Julia Fierro discusses her new book Cutting Teeth and the anxiety of privileged Americans in the digital age with Tin House. “They should be happy, but they aren’t, and they are aware that they are not and that they should be, and this awareness makes them loathe themselves.”
“I’m interested in character. I’m especially interested in how language—story, memory, names, word choice—reflects and reveals character. The language of the Catholic Church—the liturgy, the prayer, the gospels—was in many ways my first poetry. ” Year in Reading alumna Alice McDermott discusses her short story, “These Short, Dark Days,” published in the latest The New Yorker.
It’s been 23 years since Terry Pratchett and Neil Gaiman wrote Good Omens together, but a new collaboration is in the works. Director Dirk Maggs revealed to RadioTimes.com that he’s working with Gaiman on a Pratchett project for BBC Radio. Previously, Maggs teamed up with Gaiman on the excellent Neverwhere radio adaptation. More good news for Pratchett fans: he just signed a 10-book deal with Doubleday and Anchor Books.
Following the news that The Simpsons will now be available for online streaming for the first time, Myles McNutt makes the case that the world needs a Simpsons Clip Database. He justifies his sentiment by pointing out that “in a world where Simpsons references are a language for a certain generation, the ability to stream this content has tremendous value, and could push use of an app that otherwise would struggle to compete with services like Netflix.”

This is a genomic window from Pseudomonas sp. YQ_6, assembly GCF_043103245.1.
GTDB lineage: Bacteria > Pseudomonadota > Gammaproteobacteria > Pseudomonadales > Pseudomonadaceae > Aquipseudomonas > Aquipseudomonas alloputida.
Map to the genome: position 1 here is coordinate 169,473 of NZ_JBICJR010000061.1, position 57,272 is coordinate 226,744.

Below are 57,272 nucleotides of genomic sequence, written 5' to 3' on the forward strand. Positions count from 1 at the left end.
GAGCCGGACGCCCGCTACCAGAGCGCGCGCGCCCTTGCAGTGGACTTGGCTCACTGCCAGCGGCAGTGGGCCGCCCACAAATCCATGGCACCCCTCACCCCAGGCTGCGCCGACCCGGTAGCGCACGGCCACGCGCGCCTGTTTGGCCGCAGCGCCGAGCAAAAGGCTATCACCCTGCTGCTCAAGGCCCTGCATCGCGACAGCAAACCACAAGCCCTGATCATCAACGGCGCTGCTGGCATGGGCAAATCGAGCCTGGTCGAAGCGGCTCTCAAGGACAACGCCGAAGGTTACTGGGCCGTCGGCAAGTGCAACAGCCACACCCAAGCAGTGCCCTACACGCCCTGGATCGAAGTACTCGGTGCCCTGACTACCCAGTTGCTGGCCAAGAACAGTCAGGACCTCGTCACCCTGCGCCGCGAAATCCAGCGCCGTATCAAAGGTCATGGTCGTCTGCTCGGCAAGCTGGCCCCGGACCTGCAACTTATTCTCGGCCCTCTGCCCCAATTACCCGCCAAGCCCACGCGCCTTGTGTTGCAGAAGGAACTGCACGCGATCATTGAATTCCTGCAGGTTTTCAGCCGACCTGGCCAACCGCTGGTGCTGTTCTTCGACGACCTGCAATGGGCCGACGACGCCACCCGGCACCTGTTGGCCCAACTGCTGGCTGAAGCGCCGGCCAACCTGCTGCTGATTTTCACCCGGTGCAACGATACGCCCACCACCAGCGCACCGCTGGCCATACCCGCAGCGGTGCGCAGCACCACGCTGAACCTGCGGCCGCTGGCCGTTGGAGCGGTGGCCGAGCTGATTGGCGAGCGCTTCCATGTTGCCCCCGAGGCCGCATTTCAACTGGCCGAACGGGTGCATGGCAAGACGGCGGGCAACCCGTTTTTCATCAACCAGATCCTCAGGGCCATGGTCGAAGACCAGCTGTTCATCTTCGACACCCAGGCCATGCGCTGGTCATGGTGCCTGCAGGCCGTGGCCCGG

How do you spell t-r-a-c-t-i-o-n? Our recent stories about the spreading Occupy Wall Street protests seem to be part of a trend. The Pew Research Center’s Project for Excellence in Journalism reports that the protests accounted for only 7% of coverage in all news media nationwide in the past week — but that’s a four-fold increase from the week before.
Along with the dreaded switch to Daylight Wastings Time, the first of the month brings new issues of Open Letters Monthly and N1BR. Between the two of them, you can find, among other things, reviews of Where the Wild Things Are, J.M. Coetzee‘s Age of Iron, Bob Seger, and the Complete Bloggings of Caleb Crain.